Some days, it's time to give you a little x-ray vision into my life. Today is one of those days. My life right now is spent teaching piano and violin, running With a Joyful Noise music, writing, and occasionally doing photography or graphics designing. I enjoy it all very much, but then there are days…
If you've been in the self-employed business world for any length of time, you know that building a business isn't a bed of roses (or maybe it is -- because you see more thorns than blossoms ;) ). It takes a lot of work, sometimes with very little monetary gain.
And usually, money is the last thing I think about.
Until my computer basically crashes.
And my website needs to be renewed.
And a room needs to be finished for a piano studio.
And the price to print books increases.
And postal prices increase.
And, and, and…
The list goes on until even the smallest things ("What?! My phone bill is about to be raised $5?!") are catastrophic.
Then, the brain begins to work.
What can I do to get more followers?
How can I promote my music so more people notice it?
How can I convince people to buy my books?
I need to stop doing giveaways.
I need to spend more time on social media, being interactive.
Don't people even see my photography work anymore?
HELLO WORLD, I'M OUT HERE!!!!
Okay, so maybe the means aren't quite that desperate, but you get the picture. The temptation comes to stop viewing my businesses as ministry and instead view them primarily as a money maker (or the desire for them to actually make money).
I was recently reading a passage with which I'm very familiar (in fact, I have it memorized), but I suddenly noticed two verses that connect. You'll recognize the verses: "For the love of money is the root of all evil: which while some coveted after, they have erred from the faith, and pierced themselves through with many sorrows. But thou, O man of God, flee these things; and follow after righteousness, godliness, faith, love, patience, meekness." (1 Timothy 6:10-11)
I acknowledge that 1 Timothy was written to a preacher, but as I read these verses, it suddenly struck me as a business owner/manager. My goal should never be money, but that which fades not away, because it is the desire to be rich that leads into a temptation and a snare (1 Timothy 6:9).
These verses beg me to evaluate my heart.
- Am I spending as much time pursuing righteousness, godliness, faith, love, patience, meekness, as I am thinking about better ways to publicize my businesses and gain sales?
- Am I more concerned about the dollar sign attached to my product or whether it leads its consumers to these spiritual truths?
And as I evaluated, I realized some places where I had been tempted to go.
In writing, "genre" is pushed. Non-romantic, Biblically-solid historical fiction is not what's popular. Dystopian? Romance? Fan-fiction? Oh yeah.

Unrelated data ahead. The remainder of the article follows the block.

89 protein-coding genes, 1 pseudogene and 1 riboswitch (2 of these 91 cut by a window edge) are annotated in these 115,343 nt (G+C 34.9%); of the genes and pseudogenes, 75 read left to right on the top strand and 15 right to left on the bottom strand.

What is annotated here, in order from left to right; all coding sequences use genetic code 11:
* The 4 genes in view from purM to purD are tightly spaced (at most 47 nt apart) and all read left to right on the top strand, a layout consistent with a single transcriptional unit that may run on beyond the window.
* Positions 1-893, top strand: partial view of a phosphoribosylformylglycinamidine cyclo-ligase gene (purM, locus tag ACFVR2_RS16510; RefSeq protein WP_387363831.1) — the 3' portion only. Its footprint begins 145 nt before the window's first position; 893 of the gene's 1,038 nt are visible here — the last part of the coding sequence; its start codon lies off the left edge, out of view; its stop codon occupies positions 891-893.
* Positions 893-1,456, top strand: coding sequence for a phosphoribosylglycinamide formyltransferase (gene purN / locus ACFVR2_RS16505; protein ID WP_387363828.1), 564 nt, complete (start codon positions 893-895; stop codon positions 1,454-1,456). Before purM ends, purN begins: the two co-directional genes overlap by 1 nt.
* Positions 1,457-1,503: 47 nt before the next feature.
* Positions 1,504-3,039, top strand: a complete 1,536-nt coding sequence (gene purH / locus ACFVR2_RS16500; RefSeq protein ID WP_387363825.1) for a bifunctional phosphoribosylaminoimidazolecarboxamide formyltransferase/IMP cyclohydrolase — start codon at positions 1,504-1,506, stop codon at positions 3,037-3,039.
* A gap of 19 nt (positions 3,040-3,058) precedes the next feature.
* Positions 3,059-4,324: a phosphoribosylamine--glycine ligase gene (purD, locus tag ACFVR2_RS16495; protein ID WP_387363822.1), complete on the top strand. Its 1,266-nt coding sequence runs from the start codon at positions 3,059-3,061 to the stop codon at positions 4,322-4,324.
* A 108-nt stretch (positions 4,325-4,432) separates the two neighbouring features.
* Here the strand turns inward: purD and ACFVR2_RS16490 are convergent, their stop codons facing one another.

In music, hymns are a dying thing. You've got to catch up to the rave of pop, soundtracks, and limited popular modern Christian songs of the day (note: some of these Christian songs are Biblically solid).
My reasoning for doing any of these would be one thing: they will likely get sales.
Which leads me to a third evaluation:
- Am I working to get sales… or to present truth?
Just a few seconds evaluating my heart, and I realize where I've slid.
I'm looking at money, not ministry.
I'm looking at popular, not prayer.
I'm looking at cash, not Christ.
And I am reminded of all of the lessons that God taught me these past years in my businesses: my eyes must -- at ALL times -- be fully fixed on Him.
In my entire life, He has provided for my EVERY need. When I need the money, it's there. When I need the work, it's there. And sometimes, He even goes a step further and gives me an extra-special blessing, something that I don't even need -- just because He's good like that.
Above and beyond that, God has blessed me more times than I can begin to count by the encouraging words of others. Hearts are being reached… and I'm worried about money?!
At the conclusion of this heart-searching and reminders, I am brought back to the place I needed to be the whole time: my knees. I can cast my every care upon Him, for He cares for me.
So my computer's basically dead.
My website needs renewal.
My piano studio needs to be finished.
Books are more expensive.
Postage is more expensive.
Sure, I have these cares. But am I thinking about these things which will one day fade away? Or am I looking at the things of God:
Because when it's all said and done, this is what God has promised me: "But seek ye first the kingdom of God, and His righteousness; and all these things shall be added unto you." (Matthew 6:33, emphasis added)
So yeah, I can work double-time to promote my businesses, but it will be at the expense of my spiritual walk. What is really more important for me? What kind of blessings does God have in store for my businesses -- if only I will get my perspective right?
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What lessons has God been teaching you recently?